Periodization is a basic concept in all sports. Professional athletes need to divide their training into several phases: this is usually general physical preparation, sports-specific preparation which is peaking before a major competition and of course a period of resting.
The longest period of training is called MACROCYCLE. It is most often one year but some athletes can be training for bi-annual competitions and in such case their macrocycle would be two years. Olympic athletes consider the whole 4-year period between Olympic Games as one long macrocycle.
A macrocycle consists of several shorter periods or MESOCYCLES. One mesocycle cas last as little as 2 weeks and as long as 4 months, depending on the specific sport.
Mesoclycle is in turn divided into MICROCYCLES. A microcycle is most often 1 week – for purely practical reasons. But if your training plan is strictly 4 days training and 1 day rest and you choose to ignore weekends then your microcycle will be 5 days.
Finally, every microcycle consists of TRAINING UNITS. Most of us will probably have 1 training unit a day (the daily workout) but some pro athletes can have up to 3 workouts a day.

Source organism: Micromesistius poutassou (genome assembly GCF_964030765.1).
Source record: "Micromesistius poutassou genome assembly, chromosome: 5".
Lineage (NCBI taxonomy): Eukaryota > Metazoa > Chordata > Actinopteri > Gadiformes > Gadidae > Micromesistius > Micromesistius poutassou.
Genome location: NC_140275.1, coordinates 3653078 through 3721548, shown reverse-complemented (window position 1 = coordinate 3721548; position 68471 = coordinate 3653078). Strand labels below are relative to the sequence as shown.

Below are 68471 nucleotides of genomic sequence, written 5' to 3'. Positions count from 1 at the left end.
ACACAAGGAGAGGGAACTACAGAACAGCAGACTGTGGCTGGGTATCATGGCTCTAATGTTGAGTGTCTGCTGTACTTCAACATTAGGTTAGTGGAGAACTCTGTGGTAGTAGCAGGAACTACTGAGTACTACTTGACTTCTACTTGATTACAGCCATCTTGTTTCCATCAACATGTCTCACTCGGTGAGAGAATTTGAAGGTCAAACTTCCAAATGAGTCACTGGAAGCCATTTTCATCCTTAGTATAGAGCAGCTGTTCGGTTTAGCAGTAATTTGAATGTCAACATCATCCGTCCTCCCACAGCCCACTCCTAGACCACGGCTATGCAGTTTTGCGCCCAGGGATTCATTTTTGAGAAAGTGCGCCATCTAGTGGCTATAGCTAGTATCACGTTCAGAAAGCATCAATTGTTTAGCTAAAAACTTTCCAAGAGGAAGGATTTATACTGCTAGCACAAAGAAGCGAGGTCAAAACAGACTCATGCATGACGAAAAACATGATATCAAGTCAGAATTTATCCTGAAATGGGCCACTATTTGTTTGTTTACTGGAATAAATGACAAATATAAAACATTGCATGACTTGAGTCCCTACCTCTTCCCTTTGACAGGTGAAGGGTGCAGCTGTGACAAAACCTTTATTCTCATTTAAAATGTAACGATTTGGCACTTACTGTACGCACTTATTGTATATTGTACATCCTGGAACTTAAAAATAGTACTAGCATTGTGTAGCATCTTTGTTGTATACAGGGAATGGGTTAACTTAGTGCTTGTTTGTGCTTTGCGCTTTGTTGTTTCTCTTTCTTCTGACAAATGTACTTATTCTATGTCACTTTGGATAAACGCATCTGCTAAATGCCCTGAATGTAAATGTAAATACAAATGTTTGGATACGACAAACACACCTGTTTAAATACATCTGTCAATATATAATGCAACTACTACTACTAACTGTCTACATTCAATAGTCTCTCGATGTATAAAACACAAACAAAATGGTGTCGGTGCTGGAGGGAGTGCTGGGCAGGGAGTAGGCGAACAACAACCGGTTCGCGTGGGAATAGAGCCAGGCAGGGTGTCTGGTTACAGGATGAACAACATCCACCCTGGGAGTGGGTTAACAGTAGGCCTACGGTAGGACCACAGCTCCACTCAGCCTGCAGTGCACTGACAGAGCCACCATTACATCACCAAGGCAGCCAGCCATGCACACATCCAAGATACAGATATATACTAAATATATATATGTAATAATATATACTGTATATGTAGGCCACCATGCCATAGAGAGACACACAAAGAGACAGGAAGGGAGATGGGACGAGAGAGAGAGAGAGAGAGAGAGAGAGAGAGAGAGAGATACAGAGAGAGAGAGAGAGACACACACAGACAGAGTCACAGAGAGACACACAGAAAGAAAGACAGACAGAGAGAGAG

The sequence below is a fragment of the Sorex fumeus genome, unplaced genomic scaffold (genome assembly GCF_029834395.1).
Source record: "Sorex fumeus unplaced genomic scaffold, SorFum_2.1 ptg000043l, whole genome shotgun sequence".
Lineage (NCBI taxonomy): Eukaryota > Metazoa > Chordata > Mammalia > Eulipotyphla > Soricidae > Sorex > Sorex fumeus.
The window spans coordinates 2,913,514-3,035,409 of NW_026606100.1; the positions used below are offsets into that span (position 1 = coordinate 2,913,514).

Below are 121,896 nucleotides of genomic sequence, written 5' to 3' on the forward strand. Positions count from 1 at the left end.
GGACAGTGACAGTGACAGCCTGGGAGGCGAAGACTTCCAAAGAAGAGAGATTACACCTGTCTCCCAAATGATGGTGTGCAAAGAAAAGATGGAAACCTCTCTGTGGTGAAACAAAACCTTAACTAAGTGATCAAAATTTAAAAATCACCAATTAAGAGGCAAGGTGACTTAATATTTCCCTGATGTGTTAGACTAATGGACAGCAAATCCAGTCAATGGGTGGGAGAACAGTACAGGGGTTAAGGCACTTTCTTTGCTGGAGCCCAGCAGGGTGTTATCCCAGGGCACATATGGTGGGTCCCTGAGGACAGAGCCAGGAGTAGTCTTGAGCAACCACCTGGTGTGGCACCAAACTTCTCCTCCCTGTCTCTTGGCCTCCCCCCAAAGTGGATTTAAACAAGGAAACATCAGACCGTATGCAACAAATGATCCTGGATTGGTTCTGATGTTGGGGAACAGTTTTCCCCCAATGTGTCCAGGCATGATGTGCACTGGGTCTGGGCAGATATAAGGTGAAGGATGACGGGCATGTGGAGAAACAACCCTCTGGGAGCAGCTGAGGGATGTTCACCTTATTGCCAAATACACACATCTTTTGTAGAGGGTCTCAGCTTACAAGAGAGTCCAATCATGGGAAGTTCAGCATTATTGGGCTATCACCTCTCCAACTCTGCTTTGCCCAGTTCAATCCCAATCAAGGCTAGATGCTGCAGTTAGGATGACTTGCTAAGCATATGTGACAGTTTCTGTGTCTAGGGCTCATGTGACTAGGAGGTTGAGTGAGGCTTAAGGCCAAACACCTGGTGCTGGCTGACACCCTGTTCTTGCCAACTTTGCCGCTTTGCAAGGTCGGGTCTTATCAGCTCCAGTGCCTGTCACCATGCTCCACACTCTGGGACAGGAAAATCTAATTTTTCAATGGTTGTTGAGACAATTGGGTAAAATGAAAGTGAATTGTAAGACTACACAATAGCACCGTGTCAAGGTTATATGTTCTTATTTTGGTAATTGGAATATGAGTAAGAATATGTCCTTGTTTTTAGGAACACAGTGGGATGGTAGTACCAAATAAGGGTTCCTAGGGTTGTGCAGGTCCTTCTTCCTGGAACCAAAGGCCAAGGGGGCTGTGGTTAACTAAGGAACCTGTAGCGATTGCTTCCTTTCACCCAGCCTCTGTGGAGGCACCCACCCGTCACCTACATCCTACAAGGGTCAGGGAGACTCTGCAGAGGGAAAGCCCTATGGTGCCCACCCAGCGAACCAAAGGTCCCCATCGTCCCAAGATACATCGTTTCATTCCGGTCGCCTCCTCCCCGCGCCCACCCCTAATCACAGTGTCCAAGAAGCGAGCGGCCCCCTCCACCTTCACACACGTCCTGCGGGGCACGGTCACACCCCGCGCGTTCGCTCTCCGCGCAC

The macrocycle of a typical pro bodybuilder consists of bulking phase, cutting phase peaking for Mr. Olympia or other competition and some period of rest.
Is periodization for amateur athletes too?
Although most amateur bodybuilders usually ignore periodization, it has several distinctive advantages that just cannot be ignored:
- Athletes using periodization achieve better results in strength and body composition. This was proven by several scientific studies.
- Alternating between periods of heavy training and light-to-medium training. This approach is essential for joint health.
- Avoiding endless routine with no change in sight. The psychological impact of long routine on training results shouldn’t be underestimated.